If a and b are integers such that a × b = c, then both a and b are factors of c. As with all other integers, factors can be either prime or composite, so after checking that the number a is not prime using a primality test, we have to attempt the factorization of this number. The same can be said of the other factor b. So it can be seen that we have to proceed recursively in order to find all the prime factors of c.
Since almost all factorization methods use modular arithmetic, reading the modular arithmetic article is a prerequisite to understanding those methods.
There are two categories of factorization methods:
The "special purpose" methods whose execution time depends on the size (i.e., number of digits), or on other particular properties of the factors.
- Trial factoring: The fastest method for finding very small factors compared with the number to be factored (if the composite number is very large, this can be the only practical method).
- Rho Method: Asymptotically faster than trial factoring, but the overhead for small numbers makes this method convenient only for finding factors in the range of 10 to 20 digits.
- p-1: It finds a factor p if the largest prime factor of p-1 is small.
- p+1: Similar to p-1, but succeeds if p+1 has no large factors.
- ECM: This is the asymptotically fastest known method to find prime factors up to approximately 70 digits.
The "general purpose" methods whose run time depends only on the size of the number to be factored. These methods cannot be used in GIMPS because they would take too much time.
- Continued fraction factorization algorithm or CFRAC: It is a fast method to factorize numbers in the range 10 to 20 digits.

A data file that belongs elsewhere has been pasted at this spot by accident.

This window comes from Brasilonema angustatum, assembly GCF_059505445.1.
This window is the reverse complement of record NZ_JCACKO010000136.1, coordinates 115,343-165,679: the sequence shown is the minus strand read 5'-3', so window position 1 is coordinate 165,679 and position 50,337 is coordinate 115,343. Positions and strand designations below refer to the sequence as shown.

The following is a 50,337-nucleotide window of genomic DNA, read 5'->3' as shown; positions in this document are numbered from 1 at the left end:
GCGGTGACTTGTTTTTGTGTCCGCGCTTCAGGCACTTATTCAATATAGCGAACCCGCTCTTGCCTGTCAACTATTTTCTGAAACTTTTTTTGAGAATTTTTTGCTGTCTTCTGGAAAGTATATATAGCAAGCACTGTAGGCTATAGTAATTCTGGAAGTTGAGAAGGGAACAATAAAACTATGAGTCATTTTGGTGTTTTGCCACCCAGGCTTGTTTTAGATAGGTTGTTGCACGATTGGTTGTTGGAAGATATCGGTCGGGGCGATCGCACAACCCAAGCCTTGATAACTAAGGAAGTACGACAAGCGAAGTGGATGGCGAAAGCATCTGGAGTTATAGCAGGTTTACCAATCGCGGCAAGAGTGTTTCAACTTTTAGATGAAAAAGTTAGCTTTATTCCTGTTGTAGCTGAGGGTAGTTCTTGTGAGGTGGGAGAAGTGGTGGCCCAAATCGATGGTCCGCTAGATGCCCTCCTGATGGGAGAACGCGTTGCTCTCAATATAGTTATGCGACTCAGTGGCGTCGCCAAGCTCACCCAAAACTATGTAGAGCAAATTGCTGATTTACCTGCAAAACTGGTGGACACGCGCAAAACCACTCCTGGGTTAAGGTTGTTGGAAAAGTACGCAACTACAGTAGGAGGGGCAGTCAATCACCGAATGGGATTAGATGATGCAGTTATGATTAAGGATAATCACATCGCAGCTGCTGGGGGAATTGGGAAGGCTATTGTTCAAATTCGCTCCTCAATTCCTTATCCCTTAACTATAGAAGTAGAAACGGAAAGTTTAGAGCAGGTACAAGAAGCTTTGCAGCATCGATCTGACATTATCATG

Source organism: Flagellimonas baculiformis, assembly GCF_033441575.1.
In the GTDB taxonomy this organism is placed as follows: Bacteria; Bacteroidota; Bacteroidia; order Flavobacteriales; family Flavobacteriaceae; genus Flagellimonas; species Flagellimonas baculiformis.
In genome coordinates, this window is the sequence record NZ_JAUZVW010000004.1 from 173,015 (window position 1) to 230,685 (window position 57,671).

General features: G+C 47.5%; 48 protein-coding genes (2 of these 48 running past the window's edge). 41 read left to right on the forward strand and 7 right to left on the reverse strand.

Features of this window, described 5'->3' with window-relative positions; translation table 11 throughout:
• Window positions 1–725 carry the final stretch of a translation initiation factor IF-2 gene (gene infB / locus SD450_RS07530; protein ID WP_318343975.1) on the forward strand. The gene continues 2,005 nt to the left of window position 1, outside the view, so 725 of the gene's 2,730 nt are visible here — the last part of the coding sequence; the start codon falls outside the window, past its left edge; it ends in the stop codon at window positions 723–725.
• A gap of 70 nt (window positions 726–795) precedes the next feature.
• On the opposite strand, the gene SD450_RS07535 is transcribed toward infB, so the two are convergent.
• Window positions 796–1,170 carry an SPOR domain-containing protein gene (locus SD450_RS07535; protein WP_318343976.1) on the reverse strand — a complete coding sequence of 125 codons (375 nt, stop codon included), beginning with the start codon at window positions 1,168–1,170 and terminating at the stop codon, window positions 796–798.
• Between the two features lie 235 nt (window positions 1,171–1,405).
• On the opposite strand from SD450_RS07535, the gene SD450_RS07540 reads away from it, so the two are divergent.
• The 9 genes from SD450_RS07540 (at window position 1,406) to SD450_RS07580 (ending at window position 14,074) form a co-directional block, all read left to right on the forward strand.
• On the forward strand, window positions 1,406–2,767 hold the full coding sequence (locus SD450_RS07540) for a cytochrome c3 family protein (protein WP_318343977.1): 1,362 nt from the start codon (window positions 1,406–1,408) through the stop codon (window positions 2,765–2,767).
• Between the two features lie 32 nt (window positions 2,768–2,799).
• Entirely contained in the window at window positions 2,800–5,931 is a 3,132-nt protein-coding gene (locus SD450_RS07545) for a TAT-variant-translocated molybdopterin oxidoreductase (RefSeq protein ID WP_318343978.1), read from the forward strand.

- Multiple polynomial quadratic sieve or MPQS: This is a very fast method for numbers in the range 30 to 100 digits.
- Self-initializing quadratic sieve or SIQS: A variant of MPQS, in general it is faster.
- General number field sieve or GNFS: This is the fastest known method when the number to be factored has more than 110 digits.
- Special number field sieve or SNFS: This is faster than GNFS but only works for numbers of a particular form.
Since most composite numbers have small factors (half of the numbers are multiples of 2, a third are multiples of 3 and so on) it pays to run factorization methods in the first category and then, if no factor is found in a reasonable amount of time (this depends on the length of the number to be factored), switch to another method in the second category, but if the threshold is too high and no factor is found with a method in the first category, the number remains unfactored, until a faster computer is used or another algorithm is invented.
Many factorization algorithms do not work if the number is a perfect power, so before attempting these methods a check must be performed in order to ensure that the number is not a perfect power. When the number to factor has a special form, if we know beforehand that it is not a perfect power we can proceed directly to factor it.